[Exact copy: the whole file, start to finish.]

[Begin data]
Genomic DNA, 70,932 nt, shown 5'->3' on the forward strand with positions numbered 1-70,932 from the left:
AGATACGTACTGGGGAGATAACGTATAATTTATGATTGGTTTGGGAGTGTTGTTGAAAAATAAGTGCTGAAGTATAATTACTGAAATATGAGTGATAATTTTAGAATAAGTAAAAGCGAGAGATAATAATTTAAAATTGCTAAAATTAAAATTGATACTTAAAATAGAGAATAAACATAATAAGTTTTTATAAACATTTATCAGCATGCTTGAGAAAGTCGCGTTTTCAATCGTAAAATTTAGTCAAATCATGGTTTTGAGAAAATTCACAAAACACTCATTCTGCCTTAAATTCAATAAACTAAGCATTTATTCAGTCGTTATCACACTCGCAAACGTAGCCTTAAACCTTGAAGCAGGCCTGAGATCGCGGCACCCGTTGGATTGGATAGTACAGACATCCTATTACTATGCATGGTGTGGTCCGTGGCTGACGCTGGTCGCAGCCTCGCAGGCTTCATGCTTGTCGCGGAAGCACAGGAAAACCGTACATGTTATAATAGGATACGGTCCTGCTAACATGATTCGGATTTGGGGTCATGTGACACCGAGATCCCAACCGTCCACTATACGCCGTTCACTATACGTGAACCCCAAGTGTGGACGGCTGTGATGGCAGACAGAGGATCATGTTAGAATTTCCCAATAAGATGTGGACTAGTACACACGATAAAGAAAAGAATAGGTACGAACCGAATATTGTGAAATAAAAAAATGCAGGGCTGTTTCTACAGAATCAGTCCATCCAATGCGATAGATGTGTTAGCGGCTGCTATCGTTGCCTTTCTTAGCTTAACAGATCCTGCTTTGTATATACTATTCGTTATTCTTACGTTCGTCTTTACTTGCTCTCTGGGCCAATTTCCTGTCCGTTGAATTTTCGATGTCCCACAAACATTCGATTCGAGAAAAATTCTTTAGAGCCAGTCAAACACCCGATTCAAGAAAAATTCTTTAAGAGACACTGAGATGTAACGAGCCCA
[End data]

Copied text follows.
Genomic DNA, 70,932 nt, shown 5'->3' on the forward strand with positions numbered 1-70,932 from the left:
AGATACGTACTGGGGAGATAACGTATAATTTATGATTGGTTTGGGAGTGTTGTTGAAAAATAAGTGCTGAAGTATAATTACTGAAATATGAGTGATAATTTTAGAATAAGTAAAAGCGAGAGATAATAATTTAAAATTGCTAAAATTAAAATTGATACTTAAAATAGAGAATAAACATAATAAGTTTTTATAAACATTTATCAGCATGCTTGAGAAAGTCGCGTTTTCAATCGTAAAATTTAGTCAAATCATGGTTTTGAGAAAATTCACAAAACACTCATTCTGCCTTAAATTCAATAAACTAAGCATTTATTCAGTCGTTATCACACTCGCAAACGTAGCCTTAAACCTTGAAGCAGGCCTGAGATCGCGGCACCCGTTGGATTGGATAGTACAGACATCCTATTACTATGCATGGTGTGGTCCGTGGCTGACGCTGGTCGCAGCCTCGCAGGCTTCATGCTTGTCGCGGAAGCACAGGAAAACCGTACATGTTATAATAGGATACGGTCCTGCTAACATGATTCGGATTTGGGGTCATGTGACACCGAGATCCCAACCGTCCACTATACGCCGTTCACTATACGTGAACCCCAAGTGTGGACGGCTGTGATGGCAGACAGAGGATCATGTTAGAATTTCCCAATAAGATGTGGACTAGTACACACGATAAAGAAAAGAATAGGTACGAACCGAATATTGTGAAATAAAAAAATGCAGGGCTGTTTCTACAGAATCAGTCCATCCAATGCGATAGATGTGTTAGCGGCTGCTATCGTTGCCTTTCTTAGCTTAACAGATCCTGCTTTGTATATACTATTCGTTATTCTTACGTTCGTCTTTACTTGCTCTCTGGGCCAATTTCCTGTCCGTTGAATTTTCGATGTCCCACAAACATTCGATTCGAGAAAAATTCTTTAGAGCCAGTCAAACACCCGATTCAAGAAAAATTCTTTAAGAGACACTGAGATGTAACGAGCCCA